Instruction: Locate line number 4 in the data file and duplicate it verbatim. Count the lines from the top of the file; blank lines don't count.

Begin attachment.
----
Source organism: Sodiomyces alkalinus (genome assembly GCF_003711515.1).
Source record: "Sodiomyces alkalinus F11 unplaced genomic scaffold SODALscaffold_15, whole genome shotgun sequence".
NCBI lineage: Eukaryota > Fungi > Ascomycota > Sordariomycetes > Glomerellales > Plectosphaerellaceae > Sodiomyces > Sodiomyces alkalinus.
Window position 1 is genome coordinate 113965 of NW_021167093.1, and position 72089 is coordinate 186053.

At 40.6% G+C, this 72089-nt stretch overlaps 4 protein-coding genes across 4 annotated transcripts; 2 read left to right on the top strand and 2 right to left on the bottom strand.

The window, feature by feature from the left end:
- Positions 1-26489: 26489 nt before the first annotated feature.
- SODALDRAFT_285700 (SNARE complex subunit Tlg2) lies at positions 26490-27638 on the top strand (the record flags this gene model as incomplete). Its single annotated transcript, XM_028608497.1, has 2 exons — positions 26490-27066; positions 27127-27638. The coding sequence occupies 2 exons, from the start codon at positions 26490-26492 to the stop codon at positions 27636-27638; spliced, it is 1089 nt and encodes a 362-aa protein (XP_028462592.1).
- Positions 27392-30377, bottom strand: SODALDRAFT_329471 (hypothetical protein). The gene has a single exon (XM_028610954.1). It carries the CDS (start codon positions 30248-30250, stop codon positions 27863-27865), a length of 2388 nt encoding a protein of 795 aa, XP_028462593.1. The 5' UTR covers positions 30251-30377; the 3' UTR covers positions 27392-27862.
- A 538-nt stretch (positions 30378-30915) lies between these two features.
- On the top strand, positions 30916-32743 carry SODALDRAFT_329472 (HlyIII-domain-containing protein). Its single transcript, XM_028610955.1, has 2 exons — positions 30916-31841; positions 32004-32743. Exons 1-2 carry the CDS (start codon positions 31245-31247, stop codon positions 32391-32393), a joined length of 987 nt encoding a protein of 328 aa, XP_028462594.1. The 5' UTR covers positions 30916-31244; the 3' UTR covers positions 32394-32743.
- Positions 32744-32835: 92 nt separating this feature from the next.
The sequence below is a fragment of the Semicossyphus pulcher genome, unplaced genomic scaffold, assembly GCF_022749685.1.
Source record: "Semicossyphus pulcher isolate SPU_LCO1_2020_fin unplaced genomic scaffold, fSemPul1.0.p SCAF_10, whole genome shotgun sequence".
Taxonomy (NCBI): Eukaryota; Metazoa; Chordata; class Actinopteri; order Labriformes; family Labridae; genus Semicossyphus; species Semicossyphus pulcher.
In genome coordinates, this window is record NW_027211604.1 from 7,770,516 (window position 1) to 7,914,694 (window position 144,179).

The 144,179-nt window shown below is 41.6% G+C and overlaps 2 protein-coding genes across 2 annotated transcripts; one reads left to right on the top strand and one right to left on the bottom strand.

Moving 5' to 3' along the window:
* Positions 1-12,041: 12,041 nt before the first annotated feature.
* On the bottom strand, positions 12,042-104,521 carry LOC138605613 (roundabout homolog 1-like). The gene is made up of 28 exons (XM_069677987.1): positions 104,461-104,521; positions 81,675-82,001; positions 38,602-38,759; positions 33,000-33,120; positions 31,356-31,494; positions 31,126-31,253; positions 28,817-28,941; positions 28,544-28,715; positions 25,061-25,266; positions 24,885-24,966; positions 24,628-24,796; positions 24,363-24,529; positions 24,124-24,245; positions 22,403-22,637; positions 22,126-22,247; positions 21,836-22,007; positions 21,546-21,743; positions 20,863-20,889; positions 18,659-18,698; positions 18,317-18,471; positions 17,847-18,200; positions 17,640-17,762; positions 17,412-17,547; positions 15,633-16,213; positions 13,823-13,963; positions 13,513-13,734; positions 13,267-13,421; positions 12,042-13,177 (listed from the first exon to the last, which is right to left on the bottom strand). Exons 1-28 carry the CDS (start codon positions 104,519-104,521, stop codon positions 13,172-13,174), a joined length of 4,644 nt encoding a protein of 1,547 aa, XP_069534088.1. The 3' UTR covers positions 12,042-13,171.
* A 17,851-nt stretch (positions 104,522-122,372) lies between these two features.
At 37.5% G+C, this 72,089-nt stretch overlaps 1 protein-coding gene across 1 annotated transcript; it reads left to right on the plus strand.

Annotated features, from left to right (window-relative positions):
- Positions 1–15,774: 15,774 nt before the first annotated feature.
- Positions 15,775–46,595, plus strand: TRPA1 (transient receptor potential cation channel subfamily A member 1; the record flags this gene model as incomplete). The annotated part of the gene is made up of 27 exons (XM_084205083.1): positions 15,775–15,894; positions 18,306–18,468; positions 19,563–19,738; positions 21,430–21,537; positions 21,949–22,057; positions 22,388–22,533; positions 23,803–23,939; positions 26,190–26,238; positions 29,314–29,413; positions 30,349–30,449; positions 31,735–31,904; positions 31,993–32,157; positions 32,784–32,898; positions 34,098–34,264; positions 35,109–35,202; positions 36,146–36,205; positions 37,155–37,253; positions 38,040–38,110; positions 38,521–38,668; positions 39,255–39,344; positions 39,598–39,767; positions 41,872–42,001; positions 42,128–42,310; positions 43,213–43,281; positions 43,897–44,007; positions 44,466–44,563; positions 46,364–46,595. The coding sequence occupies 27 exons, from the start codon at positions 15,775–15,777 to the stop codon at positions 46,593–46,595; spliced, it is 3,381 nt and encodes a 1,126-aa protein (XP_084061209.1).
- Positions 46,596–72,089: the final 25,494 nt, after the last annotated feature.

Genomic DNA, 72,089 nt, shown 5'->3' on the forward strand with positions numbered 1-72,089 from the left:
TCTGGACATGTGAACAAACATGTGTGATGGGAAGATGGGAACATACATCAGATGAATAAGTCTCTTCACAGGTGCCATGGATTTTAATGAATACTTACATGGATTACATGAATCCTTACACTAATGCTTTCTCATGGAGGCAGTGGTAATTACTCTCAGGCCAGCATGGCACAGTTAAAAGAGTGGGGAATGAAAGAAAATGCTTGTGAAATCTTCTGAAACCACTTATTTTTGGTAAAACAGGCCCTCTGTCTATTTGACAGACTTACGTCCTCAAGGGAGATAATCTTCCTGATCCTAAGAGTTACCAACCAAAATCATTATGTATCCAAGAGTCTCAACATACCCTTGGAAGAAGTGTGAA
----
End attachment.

Window position 1 is genome coordinate 113965 of NW_021167093.1, and position 72089 is coordinate 186053.